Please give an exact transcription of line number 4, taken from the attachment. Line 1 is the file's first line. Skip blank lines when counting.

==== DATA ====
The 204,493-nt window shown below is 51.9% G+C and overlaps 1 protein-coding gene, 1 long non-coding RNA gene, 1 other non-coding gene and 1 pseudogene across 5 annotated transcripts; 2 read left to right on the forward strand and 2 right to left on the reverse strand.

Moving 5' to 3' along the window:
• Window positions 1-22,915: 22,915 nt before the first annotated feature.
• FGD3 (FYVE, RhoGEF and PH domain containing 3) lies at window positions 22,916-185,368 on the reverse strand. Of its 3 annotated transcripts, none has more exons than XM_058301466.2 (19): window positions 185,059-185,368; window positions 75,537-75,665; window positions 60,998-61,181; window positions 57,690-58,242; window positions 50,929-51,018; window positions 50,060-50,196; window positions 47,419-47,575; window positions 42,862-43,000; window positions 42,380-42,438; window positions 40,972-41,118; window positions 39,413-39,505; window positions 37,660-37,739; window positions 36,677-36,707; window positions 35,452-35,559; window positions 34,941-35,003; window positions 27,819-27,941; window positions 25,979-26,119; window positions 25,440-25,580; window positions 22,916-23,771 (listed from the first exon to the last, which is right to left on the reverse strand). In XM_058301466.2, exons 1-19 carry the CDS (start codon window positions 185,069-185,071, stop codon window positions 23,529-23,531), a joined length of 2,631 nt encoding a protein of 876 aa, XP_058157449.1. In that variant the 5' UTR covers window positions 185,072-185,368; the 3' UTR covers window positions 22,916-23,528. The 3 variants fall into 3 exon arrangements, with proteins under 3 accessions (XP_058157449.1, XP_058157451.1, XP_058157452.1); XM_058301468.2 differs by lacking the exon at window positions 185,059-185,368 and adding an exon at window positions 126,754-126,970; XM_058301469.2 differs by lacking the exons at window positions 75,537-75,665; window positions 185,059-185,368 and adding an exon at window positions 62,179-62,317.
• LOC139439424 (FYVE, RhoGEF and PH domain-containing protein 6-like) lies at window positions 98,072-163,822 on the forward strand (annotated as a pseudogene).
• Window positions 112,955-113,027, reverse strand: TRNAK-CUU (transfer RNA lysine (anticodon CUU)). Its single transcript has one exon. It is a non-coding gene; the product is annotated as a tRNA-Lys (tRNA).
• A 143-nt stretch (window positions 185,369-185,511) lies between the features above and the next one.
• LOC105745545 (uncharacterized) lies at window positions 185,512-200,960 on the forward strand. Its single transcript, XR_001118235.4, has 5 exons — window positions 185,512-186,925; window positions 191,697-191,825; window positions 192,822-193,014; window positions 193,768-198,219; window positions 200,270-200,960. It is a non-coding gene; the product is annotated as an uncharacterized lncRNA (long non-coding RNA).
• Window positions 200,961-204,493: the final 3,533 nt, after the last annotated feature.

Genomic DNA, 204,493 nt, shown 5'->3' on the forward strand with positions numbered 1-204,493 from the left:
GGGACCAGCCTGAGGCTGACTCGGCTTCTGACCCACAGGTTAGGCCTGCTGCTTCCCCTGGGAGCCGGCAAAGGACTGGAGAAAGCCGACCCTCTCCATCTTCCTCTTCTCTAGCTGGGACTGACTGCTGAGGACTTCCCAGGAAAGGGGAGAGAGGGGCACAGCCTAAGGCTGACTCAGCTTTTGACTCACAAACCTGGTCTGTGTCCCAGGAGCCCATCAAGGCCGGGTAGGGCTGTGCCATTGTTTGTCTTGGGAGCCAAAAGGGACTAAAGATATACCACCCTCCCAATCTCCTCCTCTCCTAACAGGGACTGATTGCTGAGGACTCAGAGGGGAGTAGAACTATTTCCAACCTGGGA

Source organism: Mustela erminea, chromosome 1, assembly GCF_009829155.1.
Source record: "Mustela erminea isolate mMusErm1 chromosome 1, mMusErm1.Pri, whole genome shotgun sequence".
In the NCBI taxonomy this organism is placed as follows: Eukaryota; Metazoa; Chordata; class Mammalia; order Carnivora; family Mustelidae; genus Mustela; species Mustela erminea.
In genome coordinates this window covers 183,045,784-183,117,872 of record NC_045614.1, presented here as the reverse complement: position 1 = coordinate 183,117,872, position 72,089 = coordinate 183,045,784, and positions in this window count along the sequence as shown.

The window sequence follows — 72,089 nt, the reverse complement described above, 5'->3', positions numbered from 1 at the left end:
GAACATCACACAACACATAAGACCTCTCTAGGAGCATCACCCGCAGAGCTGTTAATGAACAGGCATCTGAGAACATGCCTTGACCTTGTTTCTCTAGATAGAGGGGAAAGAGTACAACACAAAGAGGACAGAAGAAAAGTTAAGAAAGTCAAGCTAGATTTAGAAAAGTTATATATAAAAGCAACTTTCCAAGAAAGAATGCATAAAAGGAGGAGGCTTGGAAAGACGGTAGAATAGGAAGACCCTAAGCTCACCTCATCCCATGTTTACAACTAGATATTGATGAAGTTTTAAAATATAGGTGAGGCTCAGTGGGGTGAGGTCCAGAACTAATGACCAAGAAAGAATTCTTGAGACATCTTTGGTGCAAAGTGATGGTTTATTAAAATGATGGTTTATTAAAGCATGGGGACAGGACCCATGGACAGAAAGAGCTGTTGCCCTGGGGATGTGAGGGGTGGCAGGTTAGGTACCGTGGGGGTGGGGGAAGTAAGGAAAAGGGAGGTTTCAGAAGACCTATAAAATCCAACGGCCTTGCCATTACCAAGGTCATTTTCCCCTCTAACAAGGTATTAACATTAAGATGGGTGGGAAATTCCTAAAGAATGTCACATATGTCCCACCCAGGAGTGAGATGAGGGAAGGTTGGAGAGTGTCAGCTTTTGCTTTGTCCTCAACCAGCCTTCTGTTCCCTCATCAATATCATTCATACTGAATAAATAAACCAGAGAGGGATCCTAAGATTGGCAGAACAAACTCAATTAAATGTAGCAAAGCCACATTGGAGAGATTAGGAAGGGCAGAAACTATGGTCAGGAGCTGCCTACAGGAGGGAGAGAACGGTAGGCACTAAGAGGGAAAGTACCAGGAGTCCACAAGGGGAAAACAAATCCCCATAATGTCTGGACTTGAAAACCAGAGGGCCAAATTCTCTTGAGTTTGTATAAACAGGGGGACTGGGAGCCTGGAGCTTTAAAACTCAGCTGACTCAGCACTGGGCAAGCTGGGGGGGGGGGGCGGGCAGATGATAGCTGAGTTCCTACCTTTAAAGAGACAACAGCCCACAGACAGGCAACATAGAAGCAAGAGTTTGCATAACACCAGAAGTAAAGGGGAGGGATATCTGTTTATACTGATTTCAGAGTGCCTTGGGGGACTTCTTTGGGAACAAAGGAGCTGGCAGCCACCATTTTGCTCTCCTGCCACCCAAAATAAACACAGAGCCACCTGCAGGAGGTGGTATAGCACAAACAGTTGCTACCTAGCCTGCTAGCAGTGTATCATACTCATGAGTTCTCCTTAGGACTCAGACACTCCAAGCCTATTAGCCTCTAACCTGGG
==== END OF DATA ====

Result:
• FGD3 (FYVE, RhoGEF and PH domain containing 3) lies at window positions 22,916-185,368 on the reverse strand. Of its 3 annotated transcripts, none has more exons than XM_058301466.2 (19): window positions 185,059-185,368; window positions 75,537-75,665; window positions 60,998-61,181; window positions 57,690-58,242; window positions 50,929-51,018; window positions 50,060-50,196; window positions 47,419-47,575; window positions 42,862-43,000; window positions 42,380-42,438; window positions 40,972-41,118; window positions 39,413-39,505; window positions 37,660-37,739; window positions 36,677-36,707; window positions 35,452-35,559; window positions 34,941-35,003; window positions 27,819-27,941; window positions 25,979-26,119; window positions 25,440-25,580; window positions 22,916-23,771 (listed from the first exon to the last, which is right to left on the reverse strand). In XM_058301466.2, exons 1-19 carry the CDS (start codon window positions 185,069-185,071, stop codon window positions 23,529-23,531), a joined length of 2,631 nt encoding a protein of 876 aa, XP_058157449.1. In that variant the 5' UTR covers window positions 185,072-185,368; the 3' UTR covers window positions 22,916-23,528. The 3 variants fall into 3 exon arrangements, with proteins under 3 accessions (XP_058157449.1, XP_058157451.1, XP_058157452.1); XM_058301468.2 differs by lacking the exon at window positions 185,059-185,368 and adding an exon at window positions 126,754-126,970; XM_058301469.2 differs by lacking the exons at window positions 75,537-75,665; window positions 185,059-185,368 and adding an exon at window positions 62,179-62,317.